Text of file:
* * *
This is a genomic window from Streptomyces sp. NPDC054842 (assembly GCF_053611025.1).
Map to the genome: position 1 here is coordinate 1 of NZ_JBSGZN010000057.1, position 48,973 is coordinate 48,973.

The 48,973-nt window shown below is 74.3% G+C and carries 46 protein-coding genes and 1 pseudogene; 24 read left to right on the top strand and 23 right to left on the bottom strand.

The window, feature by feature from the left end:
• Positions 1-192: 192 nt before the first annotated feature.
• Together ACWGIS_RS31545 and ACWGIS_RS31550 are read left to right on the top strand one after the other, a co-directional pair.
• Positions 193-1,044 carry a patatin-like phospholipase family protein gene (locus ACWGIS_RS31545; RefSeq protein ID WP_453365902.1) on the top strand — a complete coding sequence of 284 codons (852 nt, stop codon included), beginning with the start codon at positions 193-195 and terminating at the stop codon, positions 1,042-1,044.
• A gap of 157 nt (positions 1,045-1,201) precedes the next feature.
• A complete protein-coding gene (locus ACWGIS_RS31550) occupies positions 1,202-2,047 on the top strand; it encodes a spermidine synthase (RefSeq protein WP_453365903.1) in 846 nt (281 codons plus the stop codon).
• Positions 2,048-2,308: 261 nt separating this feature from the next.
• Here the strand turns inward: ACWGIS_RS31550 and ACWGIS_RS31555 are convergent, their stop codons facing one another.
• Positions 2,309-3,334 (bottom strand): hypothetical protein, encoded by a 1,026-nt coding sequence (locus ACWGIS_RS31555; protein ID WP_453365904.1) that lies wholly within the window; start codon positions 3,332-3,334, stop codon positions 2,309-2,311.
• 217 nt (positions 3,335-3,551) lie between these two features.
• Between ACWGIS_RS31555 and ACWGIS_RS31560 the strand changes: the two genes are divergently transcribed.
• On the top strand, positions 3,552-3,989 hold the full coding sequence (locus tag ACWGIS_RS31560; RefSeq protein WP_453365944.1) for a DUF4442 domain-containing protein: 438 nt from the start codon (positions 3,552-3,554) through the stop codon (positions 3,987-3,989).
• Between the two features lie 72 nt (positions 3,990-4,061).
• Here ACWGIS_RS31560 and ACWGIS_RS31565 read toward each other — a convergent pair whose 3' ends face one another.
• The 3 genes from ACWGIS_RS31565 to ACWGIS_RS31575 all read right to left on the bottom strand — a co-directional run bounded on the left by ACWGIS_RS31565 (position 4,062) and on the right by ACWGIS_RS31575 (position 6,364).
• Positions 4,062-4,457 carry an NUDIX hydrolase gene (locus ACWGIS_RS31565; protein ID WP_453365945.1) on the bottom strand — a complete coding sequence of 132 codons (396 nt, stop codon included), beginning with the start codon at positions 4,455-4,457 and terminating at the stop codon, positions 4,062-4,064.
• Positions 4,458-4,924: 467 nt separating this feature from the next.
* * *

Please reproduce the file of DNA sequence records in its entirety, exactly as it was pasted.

This is a genomic window from Streptomyces sp. NPDC054842 (assembly GCF_053611025.1).
Map to the genome: position 1 here is coordinate 1 of NZ_JBSGZN010000057.1, position 48,973 is coordinate 48,973.

The 48,973-nt window shown below is 74.3% G+C and carries 46 protein-coding genes and 1 pseudogene; 24 read left to right on the top strand and 23 right to left on the bottom strand.

The window, feature by feature from the left end:
• Positions 1-192: 192 nt before the first annotated feature.
• Together ACWGIS_RS31545 and ACWGIS_RS31550 are read left to right on the top strand one after the other, a co-directional pair.
• Positions 193-1,044 carry a patatin-like phospholipase family protein gene (locus ACWGIS_RS31545; RefSeq protein ID WP_453365902.1) on the top strand — a complete coding sequence of 284 codons (852 nt, stop codon included), beginning with the start codon at positions 193-195 and terminating at the stop codon, positions 1,042-1,044.
• A gap of 157 nt (positions 1,045-1,201) precedes the next feature.
• A complete protein-coding gene (locus ACWGIS_RS31550) occupies positions 1,202-2,047 on the top strand; it encodes a spermidine synthase (RefSeq protein WP_453365903.1) in 846 nt (281 codons plus the stop codon).
• Positions 2,048-2,308: 261 nt separating this feature from the next.
• Here the strand turns inward: ACWGIS_RS31550 and ACWGIS_RS31555 are convergent, their stop codons facing one another.
• Positions 2,309-3,334 (bottom strand): hypothetical protein, encoded by a 1,026-nt coding sequence (locus ACWGIS_RS31555; protein ID WP_453365904.1) that lies wholly within the window; start codon positions 3,332-3,334, stop codon positions 2,309-2,311.
• 217 nt (positions 3,335-3,551) lie between these two features.
• Between ACWGIS_RS31555 and ACWGIS_RS31560 the strand changes: the two genes are divergently transcribed.
• On the top strand, positions 3,552-3,989 hold the full coding sequence (locus tag ACWGIS_RS31560; RefSeq protein WP_453365944.1) for a DUF4442 domain-containing protein: 438 nt from the start codon (positions 3,552-3,554) through the stop codon (positions 3,987-3,989).
• Between the two features lie 72 nt (positions 3,990-4,061).
• Here ACWGIS_RS31560 and ACWGIS_RS31565 read toward each other — a convergent pair whose 3' ends face one another.
• The 3 genes from ACWGIS_RS31565 to ACWGIS_RS31575 all read right to left on the bottom strand — a co-directional run bounded on the left by ACWGIS_RS31565 (position 4,062) and on the right by ACWGIS_RS31575 (position 6,364).
• Positions 4,062-4,457 carry an NUDIX hydrolase gene (locus ACWGIS_RS31565; protein ID WP_453365945.1) on the bottom strand — a complete coding sequence of 132 codons (396 nt, stop codon included), beginning with the start codon at positions 4,455-4,457 and terminating at the stop codon, positions 4,062-4,064.
• Positions 4,458-4,924: 467 nt separating this feature from the next.